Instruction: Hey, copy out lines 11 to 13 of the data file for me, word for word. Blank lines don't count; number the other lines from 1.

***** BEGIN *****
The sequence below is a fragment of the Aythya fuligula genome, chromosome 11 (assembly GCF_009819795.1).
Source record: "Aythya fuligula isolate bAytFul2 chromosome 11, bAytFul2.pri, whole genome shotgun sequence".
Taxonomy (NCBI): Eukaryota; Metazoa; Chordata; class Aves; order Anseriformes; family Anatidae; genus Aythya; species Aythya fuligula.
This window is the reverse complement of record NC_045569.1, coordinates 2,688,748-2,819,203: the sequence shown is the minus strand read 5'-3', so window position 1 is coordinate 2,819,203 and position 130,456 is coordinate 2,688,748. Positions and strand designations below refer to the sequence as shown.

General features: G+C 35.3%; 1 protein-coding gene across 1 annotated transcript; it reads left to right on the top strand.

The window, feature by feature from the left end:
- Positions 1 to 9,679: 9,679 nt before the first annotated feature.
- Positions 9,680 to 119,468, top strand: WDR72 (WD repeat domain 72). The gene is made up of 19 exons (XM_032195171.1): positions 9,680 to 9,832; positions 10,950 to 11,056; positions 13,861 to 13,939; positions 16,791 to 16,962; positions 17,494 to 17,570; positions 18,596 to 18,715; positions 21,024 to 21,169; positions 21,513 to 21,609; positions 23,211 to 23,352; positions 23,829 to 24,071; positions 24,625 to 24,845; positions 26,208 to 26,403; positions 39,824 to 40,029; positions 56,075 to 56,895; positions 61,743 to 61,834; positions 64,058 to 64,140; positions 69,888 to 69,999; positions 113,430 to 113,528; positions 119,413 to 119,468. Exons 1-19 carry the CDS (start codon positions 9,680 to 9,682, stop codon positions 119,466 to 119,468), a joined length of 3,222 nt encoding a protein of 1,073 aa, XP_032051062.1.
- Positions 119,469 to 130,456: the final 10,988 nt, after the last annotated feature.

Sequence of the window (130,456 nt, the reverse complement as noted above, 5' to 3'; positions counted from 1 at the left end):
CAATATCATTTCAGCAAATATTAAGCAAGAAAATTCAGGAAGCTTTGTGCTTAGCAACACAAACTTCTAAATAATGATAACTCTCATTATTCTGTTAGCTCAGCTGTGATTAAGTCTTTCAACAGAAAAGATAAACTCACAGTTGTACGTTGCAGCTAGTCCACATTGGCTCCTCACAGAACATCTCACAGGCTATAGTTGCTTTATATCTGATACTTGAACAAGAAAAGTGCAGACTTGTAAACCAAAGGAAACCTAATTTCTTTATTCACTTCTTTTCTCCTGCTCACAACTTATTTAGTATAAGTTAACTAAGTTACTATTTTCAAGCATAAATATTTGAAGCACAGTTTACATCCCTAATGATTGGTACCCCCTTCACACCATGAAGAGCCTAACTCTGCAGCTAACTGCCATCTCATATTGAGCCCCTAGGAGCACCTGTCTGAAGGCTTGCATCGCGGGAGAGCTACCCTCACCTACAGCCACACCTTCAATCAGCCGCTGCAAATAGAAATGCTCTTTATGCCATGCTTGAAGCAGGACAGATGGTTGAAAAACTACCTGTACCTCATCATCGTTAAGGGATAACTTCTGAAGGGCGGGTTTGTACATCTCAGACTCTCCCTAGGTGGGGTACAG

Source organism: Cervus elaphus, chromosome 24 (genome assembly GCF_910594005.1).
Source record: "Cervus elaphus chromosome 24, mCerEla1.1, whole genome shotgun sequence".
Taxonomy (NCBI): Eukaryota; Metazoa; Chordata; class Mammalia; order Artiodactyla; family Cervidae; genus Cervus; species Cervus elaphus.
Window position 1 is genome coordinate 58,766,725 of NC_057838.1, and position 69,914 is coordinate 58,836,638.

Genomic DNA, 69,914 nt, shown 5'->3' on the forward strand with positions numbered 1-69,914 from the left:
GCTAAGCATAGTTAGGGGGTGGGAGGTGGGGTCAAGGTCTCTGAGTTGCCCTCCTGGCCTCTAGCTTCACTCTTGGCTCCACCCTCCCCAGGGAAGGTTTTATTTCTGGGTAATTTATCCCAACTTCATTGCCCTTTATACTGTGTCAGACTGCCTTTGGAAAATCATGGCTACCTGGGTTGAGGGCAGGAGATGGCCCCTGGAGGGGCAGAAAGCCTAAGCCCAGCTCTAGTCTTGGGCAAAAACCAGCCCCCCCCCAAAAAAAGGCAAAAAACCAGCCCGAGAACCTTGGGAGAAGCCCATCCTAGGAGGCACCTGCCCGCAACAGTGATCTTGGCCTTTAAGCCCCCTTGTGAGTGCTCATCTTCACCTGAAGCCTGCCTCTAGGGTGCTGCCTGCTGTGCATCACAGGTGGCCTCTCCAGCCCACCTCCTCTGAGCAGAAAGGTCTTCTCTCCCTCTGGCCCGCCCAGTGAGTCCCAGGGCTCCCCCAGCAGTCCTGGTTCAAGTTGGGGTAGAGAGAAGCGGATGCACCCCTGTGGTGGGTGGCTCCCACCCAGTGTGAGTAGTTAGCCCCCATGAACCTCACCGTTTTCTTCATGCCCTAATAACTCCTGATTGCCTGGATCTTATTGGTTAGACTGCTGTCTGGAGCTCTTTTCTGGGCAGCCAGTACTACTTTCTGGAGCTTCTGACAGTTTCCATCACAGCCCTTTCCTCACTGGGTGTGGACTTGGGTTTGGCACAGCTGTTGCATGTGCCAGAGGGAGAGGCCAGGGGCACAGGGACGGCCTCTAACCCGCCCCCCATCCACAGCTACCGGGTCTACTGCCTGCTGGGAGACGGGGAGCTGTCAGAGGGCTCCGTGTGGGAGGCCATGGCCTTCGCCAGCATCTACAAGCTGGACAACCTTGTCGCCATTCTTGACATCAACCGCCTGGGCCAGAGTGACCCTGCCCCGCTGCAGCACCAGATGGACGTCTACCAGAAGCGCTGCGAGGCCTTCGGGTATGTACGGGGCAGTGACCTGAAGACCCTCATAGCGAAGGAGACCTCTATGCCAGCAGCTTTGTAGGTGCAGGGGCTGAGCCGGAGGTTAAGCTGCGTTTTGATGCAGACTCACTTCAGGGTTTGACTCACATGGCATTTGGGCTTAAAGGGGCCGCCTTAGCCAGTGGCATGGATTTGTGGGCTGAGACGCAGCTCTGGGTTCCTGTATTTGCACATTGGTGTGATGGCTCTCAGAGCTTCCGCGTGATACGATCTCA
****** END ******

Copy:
CAATATCATTTCAGCAAATATTAAGCAAGAAAATTCAGGAAGCTTTGTGCTTAGCAACACAAACTTCTAAATAATGATAACTCTCATTATTCTGTTAGCTCAGCTGTGATTAAGTCTTTCAACAGAAAAGATAAACTCACAGTTGTACGTTGCAGCTAGTCCACATTGGCTCCTCACAGAACATCTCACAGGCTATAGTTGCTTTATATCTGATACTTGAACAAGAAAAGTGCAGACTTGTAAACCAAAGGAAACCTAATTTCTTTATTCACTTCTTTTCTCCTGCTCACAACTTATTTAGTATAAGTTAACTAAGTTACTATTTTCAAGCATAAATATTTGAAGCACAGTTTACATCCCTAATGATTGGTACCCCCTTCACACCATGAAGAGCCTAACTCTGCAGCTAACTGCCATCTCATATTGAGCCCCTAGGAGCACCTGTCTGAAGGCTTGCATCGCGGGAGAGCTACCCTCACCTACAGCCACACCTTCAATCAGCCGCTGCAAATAGAAATGCTCTTTATGCCATGCTTGAAGCAGGACAGATGGTTGAAAAACTACCTGTACCTCATCATCGTTAAGGGATAACTTCTGAAGGGCGGGTTTGTACATCTCAGACTCTCCCTAGGTGGGGTACAG

Source organism: Cervus elaphus, chromosome 24 (genome assembly GCF_910594005.1).
Source record: "Cervus elaphus chromosome 24, mCerEla1.1, whole genome shotgun sequence".